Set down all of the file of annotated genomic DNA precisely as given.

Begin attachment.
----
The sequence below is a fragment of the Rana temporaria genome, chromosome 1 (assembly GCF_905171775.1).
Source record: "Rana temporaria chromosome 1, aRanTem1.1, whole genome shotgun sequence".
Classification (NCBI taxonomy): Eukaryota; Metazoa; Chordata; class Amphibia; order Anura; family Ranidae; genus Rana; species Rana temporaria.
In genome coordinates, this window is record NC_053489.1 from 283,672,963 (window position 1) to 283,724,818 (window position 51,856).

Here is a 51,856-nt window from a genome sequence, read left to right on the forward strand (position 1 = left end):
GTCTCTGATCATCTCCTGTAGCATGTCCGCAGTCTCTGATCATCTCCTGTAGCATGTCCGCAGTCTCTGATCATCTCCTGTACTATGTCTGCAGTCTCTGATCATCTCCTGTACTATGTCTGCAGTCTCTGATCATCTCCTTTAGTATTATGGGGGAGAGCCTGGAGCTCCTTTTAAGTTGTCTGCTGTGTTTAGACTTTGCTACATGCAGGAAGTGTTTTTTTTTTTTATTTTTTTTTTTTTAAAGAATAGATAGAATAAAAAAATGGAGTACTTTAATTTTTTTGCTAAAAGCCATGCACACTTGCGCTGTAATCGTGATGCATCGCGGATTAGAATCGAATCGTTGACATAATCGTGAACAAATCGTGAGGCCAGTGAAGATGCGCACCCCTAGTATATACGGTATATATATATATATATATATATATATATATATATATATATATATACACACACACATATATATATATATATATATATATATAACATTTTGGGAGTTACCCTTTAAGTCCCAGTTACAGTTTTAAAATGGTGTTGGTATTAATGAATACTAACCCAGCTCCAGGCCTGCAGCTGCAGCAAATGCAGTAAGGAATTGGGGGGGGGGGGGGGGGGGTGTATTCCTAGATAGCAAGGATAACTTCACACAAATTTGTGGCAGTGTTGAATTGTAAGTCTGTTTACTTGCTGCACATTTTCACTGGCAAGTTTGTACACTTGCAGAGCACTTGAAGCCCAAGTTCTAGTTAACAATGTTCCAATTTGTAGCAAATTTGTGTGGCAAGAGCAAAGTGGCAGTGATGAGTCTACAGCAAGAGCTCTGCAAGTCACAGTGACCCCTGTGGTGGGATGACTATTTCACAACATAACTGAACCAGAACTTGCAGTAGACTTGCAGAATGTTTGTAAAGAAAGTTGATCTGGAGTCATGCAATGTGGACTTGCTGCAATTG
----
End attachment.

The sequence below is a fragment of the Rana temporaria genome, chromosome 1 (assembly GCF_905171775.1).
Source record: "Rana temporaria chromosome 1, aRanTem1.1, whole genome shotgun sequence".
Classification (NCBI taxonomy): Eukaryota; Metazoa; Chordata; class Amphibia; order Anura; family Ranidae; genus Rana; species Rana temporaria.
In genome coordinates, this window is record NC_053489.1 from 283,672,963 (window position 1) to 283,724,818 (window position 51,856).

Here is a 51,856-nt window from a genome sequence, read left to right on the forward strand (position 1 = left end):
GTCTCTGATCATCTCCTGTAGCATGTCCGCAGTCTCTGATCATCTCCTGTAGCATGTCCGCAGTCTCTGATCATCTCCTGTACTATGTCTGCAGTCTCTGATCATCTCCTGTACTATGTCTGCAGTCTCTGATCATCTCCTTTAGTATTATGGGGGAGAGCCTGGAGCTCCTTTTAAGTTGTCTGCTGTGTTTAGACTTTGCTACATGCAGGAAGTGTTTTTTTTTTTTATTTTTTTTTTTTTAAAGAATAGATAGAATAAAAAAATGGAGTACTTTAATTTTTTTGCTAAAAGCCATGCACACTTGCGCTGTAATCGTGATGCATCGCGGATTAGAATCGAATCGTTGACATAATCGTGAACAAATCGTGAGGCCAGTGAAGATGCGCACCCCTAGTATATACGGTATATATATATATATATATATATATATATATATATATATATATATACACACACACATATATATATATATATATATATATATAACATTTTGGGAGTTACCCTTTAAGTCCCAGTTACAGTTTTAAAATGGTGTTGGTATTAATGAATACTAACCCAGCTCCAGGCCTGCAGCTGCAGCAAATGCAGTAAGGAATTGGGGGGGGGGGGGGGGGGGTGTATTCCTAGATAGCAAGGATAACTTCACACAAATTTGTGGCAGTGTTGAATTGTAAGTCTGTTTACTTGCTGCACATTTTCACTGGCAAGTTTGTACACTTGCAGAGCACTTGAAGCCCAAGTTCTAGTTAACAATGTTCCAATTTGTAGCAAATTTGTGTGGCAAGAGCAAAGTGGCAGTGATGAGTCTACAGCAAGAGCTCTGCAAGTCACAGTGACCCCTGTGGTGGGATGACTATTTCACAACATAACTGAACCAGAACTTGCAGTAGACTTGCAGAATGTTTGTAAAGAAAGTTGATCTGGAGTCATGCAATGTGGACTTGCTGCAATTG